Sunday, October 30, 2016

Tale That. Grim Reaper


A guy texted me from Chicago tonight, saying he saw the Grim Reaper wandering around Wrigley Field, where the Cubs were playing Cleveland in Game 5 of the World Series.

Well, the personification of death may indeed have been lurking at the old ballyard, but the Cubs showed they're very much alive.

They rather miraculously came off life support in front of  a massive and boisterous crowd that saw the them win their first World Series game at Wrigley Field since 1945.

A white-knuckler it was in this must-win game.

With the Cubs in a 3-games-to-1 hole in the best-of-7 series, John Lester gave 'em enough good starting pitching, Kris Bryant hit a home run and Aroldis Chapman nailed the coffin shut with 2 2/3 strong innings of relief in the Cubs' 3-2 victory.

So the series now shifts to Cleveland for Game 6 Tuesday night.  I don't know if the Grim Reaper [pictured] will be able to get a ticket to that game, but I don't much care.

I like the Cubs' chances with Jake Arrieta pitching.

Friday, October 28, 2016

The Old Philosopher In the Press Box Was Right


The Old Philosopher In the Press Box said it first--probably about 2 seconds after Abner Doubleday invented the sport of baseball in 1839.

A team never wins a game when it doesn't score a run.

Unfortunately, the Chicago Cubs were reminded of that bitter fact tonight in Game 3 of the World Series.

The Cleveland Indians outpitched, outhit and outplayed the Cubs while winning, 1-0, in a ballpark that was brimming with emotion.

Indeed, the Cubs' fans were ready to win.

Unfortunately, the Cubs' players weren't.

It was the first World Series game played in Wrigley Field in 71 years, and the outcome will sting for quite a while.

At least until tomorrow night's game.

Cleveland has a 2-1 lead in the best-of-7 series, and there are those pessimists who will say the Cubs will not be able to recover because of their lack of hitting and the Indians' extraordinary pitching .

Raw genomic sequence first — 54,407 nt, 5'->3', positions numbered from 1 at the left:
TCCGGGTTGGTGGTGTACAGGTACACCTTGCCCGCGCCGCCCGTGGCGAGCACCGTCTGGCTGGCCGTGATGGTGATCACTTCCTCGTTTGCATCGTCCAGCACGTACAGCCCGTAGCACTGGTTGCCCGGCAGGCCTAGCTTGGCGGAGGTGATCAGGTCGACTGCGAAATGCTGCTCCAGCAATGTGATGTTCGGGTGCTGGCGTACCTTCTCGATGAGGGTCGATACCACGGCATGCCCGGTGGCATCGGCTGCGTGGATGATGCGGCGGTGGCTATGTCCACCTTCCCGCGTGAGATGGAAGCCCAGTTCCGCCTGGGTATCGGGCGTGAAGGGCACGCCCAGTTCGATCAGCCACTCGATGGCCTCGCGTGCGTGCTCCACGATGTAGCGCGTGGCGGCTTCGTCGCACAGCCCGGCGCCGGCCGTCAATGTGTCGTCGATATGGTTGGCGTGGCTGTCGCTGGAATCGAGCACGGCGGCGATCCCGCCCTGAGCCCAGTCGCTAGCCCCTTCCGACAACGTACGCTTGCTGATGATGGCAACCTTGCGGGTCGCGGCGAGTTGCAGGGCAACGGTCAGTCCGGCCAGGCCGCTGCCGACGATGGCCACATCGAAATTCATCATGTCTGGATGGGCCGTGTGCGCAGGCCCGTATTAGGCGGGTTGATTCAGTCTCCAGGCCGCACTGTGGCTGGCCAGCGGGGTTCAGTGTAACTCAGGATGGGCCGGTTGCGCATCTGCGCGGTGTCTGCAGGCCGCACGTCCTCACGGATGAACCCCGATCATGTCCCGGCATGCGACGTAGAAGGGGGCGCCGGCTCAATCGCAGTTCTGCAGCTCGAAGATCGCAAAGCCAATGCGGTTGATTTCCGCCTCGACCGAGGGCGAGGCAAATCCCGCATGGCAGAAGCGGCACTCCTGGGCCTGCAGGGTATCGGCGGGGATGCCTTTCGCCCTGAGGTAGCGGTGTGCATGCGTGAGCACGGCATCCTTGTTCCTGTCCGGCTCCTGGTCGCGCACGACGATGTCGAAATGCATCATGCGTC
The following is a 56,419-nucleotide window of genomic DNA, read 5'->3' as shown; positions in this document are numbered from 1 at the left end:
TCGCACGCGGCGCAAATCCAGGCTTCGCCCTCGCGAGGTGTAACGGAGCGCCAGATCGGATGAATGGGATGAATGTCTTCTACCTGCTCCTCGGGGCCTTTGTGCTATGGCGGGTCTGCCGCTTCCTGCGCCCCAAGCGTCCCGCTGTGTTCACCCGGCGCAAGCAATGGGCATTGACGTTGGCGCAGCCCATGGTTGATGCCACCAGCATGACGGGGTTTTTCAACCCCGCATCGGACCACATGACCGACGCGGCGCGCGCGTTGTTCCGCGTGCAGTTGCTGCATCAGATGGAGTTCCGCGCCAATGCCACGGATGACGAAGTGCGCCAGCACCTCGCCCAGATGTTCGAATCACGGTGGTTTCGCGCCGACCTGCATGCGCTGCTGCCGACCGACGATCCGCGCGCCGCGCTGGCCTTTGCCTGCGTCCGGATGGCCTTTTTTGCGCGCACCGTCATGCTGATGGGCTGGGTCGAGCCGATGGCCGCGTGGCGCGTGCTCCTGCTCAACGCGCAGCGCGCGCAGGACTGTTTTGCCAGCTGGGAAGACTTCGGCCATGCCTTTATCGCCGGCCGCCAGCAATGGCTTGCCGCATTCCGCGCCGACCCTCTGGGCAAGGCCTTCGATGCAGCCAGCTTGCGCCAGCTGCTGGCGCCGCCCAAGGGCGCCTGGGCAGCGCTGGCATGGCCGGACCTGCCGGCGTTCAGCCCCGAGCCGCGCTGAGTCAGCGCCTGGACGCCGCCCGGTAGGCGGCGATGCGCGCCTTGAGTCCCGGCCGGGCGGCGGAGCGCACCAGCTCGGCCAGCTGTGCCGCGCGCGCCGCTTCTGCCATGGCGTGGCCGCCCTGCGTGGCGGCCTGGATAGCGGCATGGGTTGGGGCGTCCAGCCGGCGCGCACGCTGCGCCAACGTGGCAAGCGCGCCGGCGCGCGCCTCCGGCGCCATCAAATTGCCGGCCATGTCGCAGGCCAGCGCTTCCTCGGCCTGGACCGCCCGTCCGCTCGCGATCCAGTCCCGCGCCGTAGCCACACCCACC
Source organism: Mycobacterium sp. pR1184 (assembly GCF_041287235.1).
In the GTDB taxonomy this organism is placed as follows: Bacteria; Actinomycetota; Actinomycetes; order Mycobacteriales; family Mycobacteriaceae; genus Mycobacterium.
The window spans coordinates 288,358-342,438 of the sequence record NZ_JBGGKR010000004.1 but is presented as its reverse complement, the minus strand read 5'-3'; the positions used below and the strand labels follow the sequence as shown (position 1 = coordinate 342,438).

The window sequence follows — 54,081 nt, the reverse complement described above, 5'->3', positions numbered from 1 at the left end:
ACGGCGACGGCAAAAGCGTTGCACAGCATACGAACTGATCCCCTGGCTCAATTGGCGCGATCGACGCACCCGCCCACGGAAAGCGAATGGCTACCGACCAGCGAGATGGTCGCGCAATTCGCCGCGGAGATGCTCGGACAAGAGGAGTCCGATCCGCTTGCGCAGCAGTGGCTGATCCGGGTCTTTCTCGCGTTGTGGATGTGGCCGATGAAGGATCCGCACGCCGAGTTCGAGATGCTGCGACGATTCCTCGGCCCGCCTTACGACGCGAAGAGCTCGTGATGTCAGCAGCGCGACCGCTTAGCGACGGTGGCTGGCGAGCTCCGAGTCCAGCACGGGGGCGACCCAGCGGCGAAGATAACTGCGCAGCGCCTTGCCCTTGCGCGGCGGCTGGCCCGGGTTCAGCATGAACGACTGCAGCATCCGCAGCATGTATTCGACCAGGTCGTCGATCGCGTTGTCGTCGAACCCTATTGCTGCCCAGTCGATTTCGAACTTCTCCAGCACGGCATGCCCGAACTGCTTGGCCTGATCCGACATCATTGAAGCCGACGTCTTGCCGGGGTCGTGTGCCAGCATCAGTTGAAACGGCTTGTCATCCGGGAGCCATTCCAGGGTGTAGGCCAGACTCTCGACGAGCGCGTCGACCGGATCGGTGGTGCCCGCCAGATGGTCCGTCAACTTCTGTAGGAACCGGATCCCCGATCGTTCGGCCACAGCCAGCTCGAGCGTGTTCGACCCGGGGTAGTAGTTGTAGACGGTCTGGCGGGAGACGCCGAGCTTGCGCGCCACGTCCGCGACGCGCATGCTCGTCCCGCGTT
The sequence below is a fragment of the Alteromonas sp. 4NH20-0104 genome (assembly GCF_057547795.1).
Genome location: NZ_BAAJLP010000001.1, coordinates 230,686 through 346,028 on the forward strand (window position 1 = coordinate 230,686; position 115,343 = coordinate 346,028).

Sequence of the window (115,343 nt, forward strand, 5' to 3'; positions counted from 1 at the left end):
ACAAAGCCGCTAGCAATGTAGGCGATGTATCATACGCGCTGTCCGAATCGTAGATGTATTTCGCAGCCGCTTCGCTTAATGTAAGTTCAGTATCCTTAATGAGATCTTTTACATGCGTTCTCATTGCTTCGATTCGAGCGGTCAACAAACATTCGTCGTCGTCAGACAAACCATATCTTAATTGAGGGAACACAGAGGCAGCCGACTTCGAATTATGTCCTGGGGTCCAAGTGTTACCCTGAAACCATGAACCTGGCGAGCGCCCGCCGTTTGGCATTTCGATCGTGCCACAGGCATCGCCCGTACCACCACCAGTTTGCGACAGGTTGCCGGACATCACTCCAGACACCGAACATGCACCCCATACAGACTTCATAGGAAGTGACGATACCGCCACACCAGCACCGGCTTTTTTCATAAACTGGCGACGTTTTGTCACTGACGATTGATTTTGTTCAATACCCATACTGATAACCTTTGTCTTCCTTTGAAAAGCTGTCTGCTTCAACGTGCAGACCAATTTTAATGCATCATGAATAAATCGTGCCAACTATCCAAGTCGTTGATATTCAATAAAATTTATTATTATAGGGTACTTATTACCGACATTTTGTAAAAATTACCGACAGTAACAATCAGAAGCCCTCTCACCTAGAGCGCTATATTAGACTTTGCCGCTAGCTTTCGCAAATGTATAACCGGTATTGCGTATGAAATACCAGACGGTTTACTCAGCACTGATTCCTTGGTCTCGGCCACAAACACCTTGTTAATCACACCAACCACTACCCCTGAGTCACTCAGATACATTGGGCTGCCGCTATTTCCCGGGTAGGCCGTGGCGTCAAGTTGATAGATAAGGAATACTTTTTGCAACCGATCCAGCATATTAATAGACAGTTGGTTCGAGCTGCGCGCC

But I'm not giving up. 

I've seen too many miraculous comebacks  in this very long 2016 season to do that.

I'm saying the Cubs will still win it.

Thursday, October 27, 2016



Grocery shopping is one of my least favorite things to do, and the only reason I'm writing about it is because I set a personal record today.

All by myself, I managed to spend $116.71 at HyVee without buying any of the vastly over-priced $5.99 raisin-and-walnut bread that I've been writing about in recent days.

I know for a fact that, as a solo shopper, I'd never spent $116.71 at any grocery store at any previous time.

I admit, though, that the grocery shopping experience earlier in my life was limited.

But times change. I have now joined the 21st century and am a frequent grocery shopper.

But that doesn't mean I like it.

I went to HyVee today after noticing that I could save 30 cents on the fuel saver card I hand the checkout person whenever I leave the store.

To get the 30 cents off my next bill at the gas station, I needed to buy $50 worth of groceries.

I obviously know next to nothing about the price of groceries.

I thought I'd have trouble getting to $50. 

Little did I know I'd spend more than twice that.

And I didn't impress anyone after saying I spent $116.71.

My Neighbor Al the Health Nut wandered over to talk to me when he saw me unloading the groceries from my car.

I thought he'd want to talk about the Cubs and the World Series. Huh-uh. He wanted to see what I bought and how much I spent. 

I told Al that it seems $116.71 doesn't go very far these days.

He wasn't impressed.

"A hundred and 16 bucks is chicken feed," he said. "The missus spends more than that every week."

Count on it that this will be the last time I write about grocery shopping.